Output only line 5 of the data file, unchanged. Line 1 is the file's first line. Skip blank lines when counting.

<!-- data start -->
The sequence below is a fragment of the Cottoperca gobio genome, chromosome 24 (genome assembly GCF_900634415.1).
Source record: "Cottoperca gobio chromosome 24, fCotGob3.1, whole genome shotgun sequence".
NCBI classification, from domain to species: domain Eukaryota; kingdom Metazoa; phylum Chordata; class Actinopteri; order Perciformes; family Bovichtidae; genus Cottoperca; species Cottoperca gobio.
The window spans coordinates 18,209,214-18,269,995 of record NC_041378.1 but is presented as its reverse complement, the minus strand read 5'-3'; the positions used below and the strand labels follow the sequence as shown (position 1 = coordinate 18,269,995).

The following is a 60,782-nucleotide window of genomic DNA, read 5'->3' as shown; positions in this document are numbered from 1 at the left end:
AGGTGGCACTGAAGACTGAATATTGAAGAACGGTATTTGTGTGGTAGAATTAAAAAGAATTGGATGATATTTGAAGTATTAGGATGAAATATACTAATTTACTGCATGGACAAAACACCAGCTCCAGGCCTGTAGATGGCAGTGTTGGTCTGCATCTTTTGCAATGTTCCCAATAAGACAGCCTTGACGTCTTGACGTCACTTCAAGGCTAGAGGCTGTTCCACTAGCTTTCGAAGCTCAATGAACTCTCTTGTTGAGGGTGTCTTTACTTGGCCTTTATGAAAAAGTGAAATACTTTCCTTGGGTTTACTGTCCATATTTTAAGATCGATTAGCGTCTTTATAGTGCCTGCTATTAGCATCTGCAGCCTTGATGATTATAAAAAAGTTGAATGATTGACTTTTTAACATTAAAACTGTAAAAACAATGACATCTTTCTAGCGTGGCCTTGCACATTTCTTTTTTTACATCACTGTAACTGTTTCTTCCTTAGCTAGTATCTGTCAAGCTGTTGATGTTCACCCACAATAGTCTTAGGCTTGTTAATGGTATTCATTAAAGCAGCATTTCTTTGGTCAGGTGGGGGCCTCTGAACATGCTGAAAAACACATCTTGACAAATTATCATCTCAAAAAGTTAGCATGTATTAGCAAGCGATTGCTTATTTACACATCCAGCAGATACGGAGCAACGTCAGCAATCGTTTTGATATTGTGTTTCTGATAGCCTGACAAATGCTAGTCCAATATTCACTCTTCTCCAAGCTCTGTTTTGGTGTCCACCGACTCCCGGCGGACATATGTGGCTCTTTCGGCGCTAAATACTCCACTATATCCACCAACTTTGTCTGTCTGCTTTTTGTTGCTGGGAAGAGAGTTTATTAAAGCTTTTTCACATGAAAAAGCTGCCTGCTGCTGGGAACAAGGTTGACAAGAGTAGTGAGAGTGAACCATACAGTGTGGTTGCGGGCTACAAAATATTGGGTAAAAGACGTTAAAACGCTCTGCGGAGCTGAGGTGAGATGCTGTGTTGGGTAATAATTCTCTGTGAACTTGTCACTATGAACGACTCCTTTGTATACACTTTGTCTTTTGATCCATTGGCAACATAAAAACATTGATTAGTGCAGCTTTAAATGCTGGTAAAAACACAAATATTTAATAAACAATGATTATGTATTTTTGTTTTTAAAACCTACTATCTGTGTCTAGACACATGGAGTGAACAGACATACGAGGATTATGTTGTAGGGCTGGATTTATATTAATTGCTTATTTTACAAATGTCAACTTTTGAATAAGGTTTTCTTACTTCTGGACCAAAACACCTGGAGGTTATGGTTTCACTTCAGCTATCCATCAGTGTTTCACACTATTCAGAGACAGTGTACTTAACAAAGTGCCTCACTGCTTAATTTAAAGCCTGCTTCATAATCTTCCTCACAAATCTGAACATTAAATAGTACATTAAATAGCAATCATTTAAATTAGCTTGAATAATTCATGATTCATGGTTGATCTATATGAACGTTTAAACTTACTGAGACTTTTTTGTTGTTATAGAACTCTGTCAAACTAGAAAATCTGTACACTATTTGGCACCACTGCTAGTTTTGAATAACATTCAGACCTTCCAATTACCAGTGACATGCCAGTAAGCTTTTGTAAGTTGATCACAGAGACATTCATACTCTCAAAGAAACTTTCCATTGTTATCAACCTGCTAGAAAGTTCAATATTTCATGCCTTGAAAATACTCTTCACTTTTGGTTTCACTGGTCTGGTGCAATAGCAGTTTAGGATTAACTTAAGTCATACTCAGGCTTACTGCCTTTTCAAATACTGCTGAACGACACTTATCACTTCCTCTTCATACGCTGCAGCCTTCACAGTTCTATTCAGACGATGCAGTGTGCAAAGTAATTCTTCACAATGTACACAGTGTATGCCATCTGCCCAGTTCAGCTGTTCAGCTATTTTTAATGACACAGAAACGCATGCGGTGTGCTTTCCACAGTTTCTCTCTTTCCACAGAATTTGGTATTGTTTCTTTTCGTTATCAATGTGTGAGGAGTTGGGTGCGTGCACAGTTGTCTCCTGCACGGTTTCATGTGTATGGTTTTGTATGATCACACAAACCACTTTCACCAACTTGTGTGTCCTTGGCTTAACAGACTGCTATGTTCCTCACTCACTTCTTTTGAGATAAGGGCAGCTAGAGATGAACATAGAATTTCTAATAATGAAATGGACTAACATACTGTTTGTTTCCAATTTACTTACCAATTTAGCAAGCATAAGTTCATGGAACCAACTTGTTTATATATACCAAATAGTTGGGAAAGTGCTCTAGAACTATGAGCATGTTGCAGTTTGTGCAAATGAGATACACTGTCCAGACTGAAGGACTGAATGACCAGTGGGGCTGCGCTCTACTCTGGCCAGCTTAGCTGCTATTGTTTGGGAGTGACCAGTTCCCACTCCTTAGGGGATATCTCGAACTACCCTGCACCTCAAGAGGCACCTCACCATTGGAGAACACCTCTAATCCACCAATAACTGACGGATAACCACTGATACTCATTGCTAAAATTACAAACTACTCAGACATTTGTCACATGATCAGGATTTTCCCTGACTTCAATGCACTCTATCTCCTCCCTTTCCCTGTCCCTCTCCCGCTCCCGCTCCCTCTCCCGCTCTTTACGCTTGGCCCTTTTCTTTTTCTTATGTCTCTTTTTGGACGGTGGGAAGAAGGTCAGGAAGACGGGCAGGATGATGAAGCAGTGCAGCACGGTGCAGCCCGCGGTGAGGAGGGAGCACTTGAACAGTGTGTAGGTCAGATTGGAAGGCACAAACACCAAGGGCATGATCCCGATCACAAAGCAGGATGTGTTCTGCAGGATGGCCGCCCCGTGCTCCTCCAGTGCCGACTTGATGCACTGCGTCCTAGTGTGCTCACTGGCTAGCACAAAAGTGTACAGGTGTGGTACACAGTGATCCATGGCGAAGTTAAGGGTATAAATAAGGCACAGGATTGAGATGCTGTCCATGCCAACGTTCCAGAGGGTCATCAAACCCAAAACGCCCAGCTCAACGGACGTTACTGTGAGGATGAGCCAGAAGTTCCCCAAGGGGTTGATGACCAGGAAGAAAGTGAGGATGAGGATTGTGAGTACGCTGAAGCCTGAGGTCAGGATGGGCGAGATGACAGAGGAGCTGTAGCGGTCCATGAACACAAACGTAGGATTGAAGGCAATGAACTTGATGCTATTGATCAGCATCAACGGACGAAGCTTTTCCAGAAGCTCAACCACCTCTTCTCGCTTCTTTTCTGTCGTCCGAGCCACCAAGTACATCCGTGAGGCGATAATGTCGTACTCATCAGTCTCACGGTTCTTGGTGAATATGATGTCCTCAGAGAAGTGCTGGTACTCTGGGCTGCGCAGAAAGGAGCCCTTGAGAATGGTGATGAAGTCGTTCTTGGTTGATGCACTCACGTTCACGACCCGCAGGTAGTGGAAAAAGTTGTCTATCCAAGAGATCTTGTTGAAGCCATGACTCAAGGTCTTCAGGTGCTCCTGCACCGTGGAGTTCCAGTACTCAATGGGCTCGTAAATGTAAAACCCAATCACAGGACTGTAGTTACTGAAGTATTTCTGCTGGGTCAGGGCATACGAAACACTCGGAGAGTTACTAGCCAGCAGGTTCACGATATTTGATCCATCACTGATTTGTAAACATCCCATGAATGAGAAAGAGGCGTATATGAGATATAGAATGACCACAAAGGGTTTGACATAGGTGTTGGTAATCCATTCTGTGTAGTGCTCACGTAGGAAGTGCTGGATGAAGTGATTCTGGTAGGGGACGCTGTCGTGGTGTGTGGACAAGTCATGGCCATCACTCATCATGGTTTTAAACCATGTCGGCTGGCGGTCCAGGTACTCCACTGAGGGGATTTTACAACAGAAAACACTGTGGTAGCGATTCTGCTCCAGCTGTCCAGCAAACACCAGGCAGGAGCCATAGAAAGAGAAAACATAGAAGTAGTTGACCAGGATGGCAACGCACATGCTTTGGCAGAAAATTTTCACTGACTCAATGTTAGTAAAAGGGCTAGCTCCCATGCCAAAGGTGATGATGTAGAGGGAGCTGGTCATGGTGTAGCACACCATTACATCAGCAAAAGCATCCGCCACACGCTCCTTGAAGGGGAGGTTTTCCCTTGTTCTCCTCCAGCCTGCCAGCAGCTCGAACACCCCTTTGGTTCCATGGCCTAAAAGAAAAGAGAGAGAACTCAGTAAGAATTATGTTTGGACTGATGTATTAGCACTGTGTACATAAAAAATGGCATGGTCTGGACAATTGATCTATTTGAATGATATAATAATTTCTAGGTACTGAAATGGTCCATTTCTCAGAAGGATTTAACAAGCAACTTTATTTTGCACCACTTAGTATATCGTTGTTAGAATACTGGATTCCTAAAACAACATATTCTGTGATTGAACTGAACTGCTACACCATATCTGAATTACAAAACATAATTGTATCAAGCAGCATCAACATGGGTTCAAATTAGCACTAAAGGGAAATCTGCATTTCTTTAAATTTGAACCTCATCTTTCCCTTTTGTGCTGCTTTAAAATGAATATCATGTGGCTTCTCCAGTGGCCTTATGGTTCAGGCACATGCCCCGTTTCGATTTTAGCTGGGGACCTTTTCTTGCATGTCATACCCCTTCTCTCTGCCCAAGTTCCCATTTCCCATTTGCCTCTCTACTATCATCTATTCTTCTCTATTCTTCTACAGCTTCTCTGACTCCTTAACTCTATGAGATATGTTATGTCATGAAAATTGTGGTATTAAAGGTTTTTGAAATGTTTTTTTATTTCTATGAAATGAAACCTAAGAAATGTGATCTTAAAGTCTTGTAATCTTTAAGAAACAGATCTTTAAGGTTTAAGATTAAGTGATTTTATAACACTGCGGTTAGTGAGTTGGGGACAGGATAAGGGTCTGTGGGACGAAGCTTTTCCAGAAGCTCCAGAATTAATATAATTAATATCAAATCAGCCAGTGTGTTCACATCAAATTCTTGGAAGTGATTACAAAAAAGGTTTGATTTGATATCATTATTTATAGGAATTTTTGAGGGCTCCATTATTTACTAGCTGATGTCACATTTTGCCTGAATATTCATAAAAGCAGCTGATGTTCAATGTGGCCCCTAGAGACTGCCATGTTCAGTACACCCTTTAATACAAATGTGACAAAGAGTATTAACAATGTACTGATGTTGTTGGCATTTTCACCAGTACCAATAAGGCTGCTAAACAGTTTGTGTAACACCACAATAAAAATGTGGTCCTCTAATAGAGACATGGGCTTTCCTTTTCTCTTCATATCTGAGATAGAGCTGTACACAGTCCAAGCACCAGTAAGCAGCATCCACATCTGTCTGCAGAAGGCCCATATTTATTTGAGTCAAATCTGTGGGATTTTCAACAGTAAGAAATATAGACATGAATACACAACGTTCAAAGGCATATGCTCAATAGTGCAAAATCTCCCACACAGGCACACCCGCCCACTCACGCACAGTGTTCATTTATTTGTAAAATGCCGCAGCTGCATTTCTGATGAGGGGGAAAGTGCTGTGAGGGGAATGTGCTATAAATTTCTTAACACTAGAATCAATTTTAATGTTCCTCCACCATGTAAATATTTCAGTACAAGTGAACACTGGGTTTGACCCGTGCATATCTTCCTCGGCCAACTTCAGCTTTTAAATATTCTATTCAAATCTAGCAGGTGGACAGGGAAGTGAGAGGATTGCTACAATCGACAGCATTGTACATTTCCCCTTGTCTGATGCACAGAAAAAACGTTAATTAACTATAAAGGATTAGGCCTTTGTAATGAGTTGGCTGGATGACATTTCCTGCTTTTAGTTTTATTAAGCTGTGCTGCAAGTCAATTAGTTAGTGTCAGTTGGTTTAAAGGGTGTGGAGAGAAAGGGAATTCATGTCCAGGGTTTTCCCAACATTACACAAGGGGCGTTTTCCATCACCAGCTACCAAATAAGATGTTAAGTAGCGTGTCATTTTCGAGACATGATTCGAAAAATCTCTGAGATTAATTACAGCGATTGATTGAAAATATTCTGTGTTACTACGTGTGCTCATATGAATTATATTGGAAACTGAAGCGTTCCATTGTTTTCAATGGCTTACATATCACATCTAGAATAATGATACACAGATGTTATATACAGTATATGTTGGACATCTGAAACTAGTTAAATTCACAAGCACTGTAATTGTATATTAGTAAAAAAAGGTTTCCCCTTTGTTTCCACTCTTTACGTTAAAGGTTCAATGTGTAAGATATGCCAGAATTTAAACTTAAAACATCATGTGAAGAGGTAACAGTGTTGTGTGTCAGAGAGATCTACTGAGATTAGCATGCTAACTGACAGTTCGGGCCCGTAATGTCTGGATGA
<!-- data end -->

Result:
The following is a 60,782-nucleotide window of genomic DNA, read 5'->3' as shown; positions in this document are numbered from 1 at the left end: